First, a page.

My friend Elsie calls me the Penguin Lady. I think penguins are cool, so you can imagine the thrill when I found out that we had a chance of seeing the very rare and endangered Galapagos penguin. It’s the smallest species of penguin in the world, as well as the only one who lives north of the equator (by only a few miles, but still…). So it’s not surprising that they are considered quite the celebrities, as you can tell by the paparazzi in this photo:
We were out snorkeling when we came upon penguins roosting on the rocks (where they nest in burrows and crevices). There was lots of picture-taking.
See the white line curving around this fellow’s face? That’s characteristic of the Galapagos penguin. They stand only 19 inches tall and weigh about five pounds.
While kayaking later in the day, we found a couple of more penguins, posing nicely on the rocks.
This little fellow below must be immature because he lacked the white line on the face:
There are less than 1,000 of the Gaalpagos penguins now, due to El Nino warming the waters around the Galapagos. The penguins count on the cold Humboldt Current to bring the fish they eat past the islands and food has been scarce. Evidently, it’s quite possible they will disappear all together in the future. Such a very sad thought.
Finally, the absolute best experience: we were all suited up for snorkeling off the beach when we asked our fabulous (and energetic) guide Fausto if there was any chance of swimming with the penguins. He thought about it for a minute, then said, “Let’s try it. Everyone who wants to swim with penguins, jump in the Zodiac.” Our Zodiac pilot turned out to be an excellent penguin spotter. He observed a flock of penguins feeding farther along the coast, and we headed after them.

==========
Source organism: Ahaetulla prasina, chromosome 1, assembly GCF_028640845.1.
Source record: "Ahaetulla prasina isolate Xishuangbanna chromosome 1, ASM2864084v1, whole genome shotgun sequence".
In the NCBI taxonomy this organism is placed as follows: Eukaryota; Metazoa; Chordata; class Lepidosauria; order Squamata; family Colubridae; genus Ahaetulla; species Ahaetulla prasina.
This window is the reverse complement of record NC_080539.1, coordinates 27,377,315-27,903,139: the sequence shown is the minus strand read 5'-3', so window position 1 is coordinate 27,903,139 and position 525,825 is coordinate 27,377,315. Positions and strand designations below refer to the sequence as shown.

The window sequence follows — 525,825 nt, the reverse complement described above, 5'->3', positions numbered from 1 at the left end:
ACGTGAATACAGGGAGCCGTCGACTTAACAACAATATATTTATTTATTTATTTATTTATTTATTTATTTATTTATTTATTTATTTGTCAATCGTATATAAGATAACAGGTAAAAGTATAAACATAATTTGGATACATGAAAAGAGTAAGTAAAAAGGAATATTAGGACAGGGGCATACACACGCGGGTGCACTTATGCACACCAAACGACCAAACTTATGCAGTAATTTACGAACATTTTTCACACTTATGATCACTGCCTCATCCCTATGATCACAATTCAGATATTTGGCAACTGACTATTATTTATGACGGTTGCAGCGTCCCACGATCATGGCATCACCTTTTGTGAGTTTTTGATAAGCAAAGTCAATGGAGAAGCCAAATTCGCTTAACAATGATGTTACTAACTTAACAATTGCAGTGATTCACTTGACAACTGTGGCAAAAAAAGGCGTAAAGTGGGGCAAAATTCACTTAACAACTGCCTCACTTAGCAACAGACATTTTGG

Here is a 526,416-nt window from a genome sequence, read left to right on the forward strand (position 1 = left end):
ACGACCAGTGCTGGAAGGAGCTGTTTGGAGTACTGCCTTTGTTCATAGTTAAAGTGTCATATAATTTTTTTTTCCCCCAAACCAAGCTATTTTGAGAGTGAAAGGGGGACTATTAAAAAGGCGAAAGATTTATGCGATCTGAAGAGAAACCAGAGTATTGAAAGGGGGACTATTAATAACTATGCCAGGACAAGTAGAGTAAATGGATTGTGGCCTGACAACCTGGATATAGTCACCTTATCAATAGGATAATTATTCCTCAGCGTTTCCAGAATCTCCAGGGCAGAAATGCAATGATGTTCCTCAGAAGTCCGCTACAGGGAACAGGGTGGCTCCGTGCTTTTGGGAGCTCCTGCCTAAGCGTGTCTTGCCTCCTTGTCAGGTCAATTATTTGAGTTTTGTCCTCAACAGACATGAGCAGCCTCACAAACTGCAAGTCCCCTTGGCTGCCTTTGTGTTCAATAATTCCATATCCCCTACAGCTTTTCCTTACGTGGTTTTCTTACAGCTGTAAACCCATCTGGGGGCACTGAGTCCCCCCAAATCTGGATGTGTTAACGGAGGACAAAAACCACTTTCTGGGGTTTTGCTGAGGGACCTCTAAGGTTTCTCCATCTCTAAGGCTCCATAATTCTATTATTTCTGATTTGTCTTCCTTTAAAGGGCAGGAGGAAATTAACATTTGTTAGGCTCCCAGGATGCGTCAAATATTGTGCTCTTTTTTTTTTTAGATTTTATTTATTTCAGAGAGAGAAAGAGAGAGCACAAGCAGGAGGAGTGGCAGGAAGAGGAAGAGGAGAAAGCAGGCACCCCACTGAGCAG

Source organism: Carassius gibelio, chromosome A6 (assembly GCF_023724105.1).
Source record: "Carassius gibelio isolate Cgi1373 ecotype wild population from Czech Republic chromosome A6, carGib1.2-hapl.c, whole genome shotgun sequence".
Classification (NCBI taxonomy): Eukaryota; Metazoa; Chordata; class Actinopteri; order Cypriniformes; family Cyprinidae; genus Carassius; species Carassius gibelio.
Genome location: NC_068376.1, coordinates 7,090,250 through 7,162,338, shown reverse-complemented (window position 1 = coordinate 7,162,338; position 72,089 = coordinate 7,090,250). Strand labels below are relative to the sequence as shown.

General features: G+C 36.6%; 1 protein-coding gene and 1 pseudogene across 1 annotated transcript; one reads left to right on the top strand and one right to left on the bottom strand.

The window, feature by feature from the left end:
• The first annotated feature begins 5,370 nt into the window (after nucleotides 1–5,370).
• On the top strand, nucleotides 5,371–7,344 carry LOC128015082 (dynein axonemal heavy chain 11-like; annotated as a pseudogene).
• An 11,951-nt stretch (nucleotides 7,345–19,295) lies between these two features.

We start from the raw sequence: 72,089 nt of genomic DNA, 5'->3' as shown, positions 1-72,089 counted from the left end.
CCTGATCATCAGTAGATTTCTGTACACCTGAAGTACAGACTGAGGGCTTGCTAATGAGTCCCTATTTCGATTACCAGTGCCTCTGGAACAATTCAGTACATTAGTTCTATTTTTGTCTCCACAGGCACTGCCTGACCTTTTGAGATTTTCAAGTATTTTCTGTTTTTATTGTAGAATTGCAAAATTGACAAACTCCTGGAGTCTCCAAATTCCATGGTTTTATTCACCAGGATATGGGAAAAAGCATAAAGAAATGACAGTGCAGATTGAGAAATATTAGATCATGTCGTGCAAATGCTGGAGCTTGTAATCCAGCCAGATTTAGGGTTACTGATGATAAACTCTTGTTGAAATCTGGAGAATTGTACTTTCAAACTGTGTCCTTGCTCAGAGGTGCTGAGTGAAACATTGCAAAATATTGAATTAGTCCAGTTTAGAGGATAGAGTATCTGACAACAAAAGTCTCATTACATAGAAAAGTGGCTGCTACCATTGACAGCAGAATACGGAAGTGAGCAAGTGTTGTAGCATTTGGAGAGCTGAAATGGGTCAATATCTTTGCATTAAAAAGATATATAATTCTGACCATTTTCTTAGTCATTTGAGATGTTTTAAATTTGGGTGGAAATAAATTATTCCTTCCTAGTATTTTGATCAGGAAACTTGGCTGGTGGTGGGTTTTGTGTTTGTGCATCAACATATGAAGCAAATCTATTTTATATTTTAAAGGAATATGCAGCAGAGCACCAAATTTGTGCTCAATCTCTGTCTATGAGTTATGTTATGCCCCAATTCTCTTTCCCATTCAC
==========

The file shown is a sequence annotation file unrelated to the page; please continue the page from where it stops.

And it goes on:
We discovered that penguins move very, very fast in the water. It took three tries (12 snorkelers jumping into the water, then clambering back into the Zodiac again) to get in position in front of the penguins. But when we did: unbelievable!
We dropped into an empty stretch of water, and followed Fausto along the coast. Suddenly, out of nowhere dozens of penguins came shooting through the water toward us, swirling all around us as they nabbed the silvery fish fleeing in front of them. The penguins paid no attention to us, bobbing to the surface to breathe right alongside us snorkelers.
I wish I could have caught an underwater shot but my camera’s slow shutter had no chance of capturing the speedy creatures. I swear they are jet-propelled.
One of the things I noticed when a penguin bobbed up right beside me was that their feet look padded and kind of squishy. I hope you can see how thick they are in this shot.
It was just another magical moment in the Galapagos tradition.